It’s good to talk, but be careful – you never know who’s listening, warns Jess Belmonte
No-one can fail to be aware of the explosion of social media sites such as Facebook, Twitter and YouTube.
While these sites bring with them amazing potential for communicating, networking and campaigning, they also have the capacity to cause serious problems for employees and employers alike.
With the massive increase in social media users the CSP’s employment relations and union services has seen a proportional rise in disciplinary cases associated with Facebook and Twitter.
It’s tempting to believe that work is work and your private life is, well, private. Unfortunately the use of social media sites has started to blur the boundaries.
In addition, members who are regulated by the Health and Care Professions Council (HCPC) are bound by their Standards of Performance, Conduct and Ethics which demand high standards of personal conduct in all arenas.
It is best to assume that there is no such thing as a private comment on Facebook or Twitter. Although it may feel sneaky and unethical, it is not strictly unlawful for universities, employers and potential employers to look at your online profile.
You may have the highest level of privacy settings but a ‘friend’ can easily share your status or comments with a much wider audience.
Likewise, problems with colleagues, managers or employers should not be aired in an online forum. CSP members should speak directly to the person concerned and attempt to resolve the issue informally.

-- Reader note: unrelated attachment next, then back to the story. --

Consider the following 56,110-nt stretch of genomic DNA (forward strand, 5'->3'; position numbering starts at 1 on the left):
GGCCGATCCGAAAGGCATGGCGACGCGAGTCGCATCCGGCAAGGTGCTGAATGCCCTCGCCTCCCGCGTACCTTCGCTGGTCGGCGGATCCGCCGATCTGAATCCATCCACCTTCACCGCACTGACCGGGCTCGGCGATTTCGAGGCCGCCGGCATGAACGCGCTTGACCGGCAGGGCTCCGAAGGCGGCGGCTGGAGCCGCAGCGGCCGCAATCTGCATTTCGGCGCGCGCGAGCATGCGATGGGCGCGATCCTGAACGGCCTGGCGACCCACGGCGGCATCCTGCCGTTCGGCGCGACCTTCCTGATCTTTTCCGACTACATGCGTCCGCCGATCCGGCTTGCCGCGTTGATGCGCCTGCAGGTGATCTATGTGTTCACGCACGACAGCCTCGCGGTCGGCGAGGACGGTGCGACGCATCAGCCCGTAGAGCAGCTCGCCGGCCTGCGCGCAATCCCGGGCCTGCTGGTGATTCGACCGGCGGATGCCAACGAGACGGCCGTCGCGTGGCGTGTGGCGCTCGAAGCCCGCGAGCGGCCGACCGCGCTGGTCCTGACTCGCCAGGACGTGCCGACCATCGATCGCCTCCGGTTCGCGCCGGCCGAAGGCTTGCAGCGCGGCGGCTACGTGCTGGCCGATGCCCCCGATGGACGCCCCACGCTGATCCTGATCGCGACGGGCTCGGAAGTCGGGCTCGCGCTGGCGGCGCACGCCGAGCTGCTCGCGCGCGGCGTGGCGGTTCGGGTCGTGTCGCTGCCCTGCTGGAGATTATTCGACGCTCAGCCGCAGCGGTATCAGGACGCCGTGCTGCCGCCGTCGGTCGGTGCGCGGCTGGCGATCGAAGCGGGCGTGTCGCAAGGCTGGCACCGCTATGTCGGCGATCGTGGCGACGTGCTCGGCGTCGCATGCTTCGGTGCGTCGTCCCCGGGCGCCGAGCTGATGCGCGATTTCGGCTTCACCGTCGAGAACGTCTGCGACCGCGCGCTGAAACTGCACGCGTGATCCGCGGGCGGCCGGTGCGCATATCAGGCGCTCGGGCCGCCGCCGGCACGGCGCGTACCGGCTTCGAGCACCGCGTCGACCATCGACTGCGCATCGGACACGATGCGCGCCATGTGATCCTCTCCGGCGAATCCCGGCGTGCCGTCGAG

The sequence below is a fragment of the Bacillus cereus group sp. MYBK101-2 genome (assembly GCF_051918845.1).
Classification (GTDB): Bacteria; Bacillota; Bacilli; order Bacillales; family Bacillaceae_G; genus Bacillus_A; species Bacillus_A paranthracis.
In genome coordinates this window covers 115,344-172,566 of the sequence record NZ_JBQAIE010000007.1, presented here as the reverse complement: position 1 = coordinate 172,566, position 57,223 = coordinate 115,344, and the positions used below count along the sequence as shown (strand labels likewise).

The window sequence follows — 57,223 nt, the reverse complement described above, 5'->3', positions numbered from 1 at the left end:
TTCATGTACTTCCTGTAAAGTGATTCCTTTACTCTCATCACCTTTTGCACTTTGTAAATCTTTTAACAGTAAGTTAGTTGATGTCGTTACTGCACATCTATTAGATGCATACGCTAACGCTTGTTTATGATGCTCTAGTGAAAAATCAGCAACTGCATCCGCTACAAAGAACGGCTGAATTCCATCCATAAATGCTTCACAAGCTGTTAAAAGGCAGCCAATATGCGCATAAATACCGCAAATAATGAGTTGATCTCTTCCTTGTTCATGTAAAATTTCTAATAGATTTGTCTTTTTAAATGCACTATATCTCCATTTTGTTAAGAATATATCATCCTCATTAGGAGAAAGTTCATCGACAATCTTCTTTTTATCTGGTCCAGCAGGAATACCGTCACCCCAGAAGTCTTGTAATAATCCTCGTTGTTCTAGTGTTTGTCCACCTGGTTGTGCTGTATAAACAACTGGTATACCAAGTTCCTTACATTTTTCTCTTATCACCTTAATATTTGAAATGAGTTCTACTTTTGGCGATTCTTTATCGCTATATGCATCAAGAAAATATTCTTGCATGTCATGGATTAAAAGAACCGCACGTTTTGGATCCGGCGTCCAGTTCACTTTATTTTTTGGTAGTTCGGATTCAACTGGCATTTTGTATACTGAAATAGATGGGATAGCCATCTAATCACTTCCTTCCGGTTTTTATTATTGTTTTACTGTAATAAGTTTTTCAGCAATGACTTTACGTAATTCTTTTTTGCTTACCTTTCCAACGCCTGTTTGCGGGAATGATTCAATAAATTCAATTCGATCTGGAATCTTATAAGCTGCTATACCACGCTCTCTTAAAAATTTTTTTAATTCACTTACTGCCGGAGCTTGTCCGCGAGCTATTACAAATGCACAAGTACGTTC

If this is unsuccessful members should speak to their workplace steward (or direct to the CSP if they have no steward).
Of course, comments posted should never be discriminatory or constitute harassment of an individual.
Sharing photos and images is a popular aspect of social media but posting photos of the workplace should be treated with extreme caution.
When used thoughtfully, social media can be an amazing tool for getting your message across, linking up with like-minded people and catching up with friends.
CSP members should adopt sensible precautions to ensure that their contributions do not get them into trouble.
For more detailed guidance, visit: www.csp.org.uk/socialmediaguidance
Jess Belmonte is national officer with the employment relations and union services at the CSP
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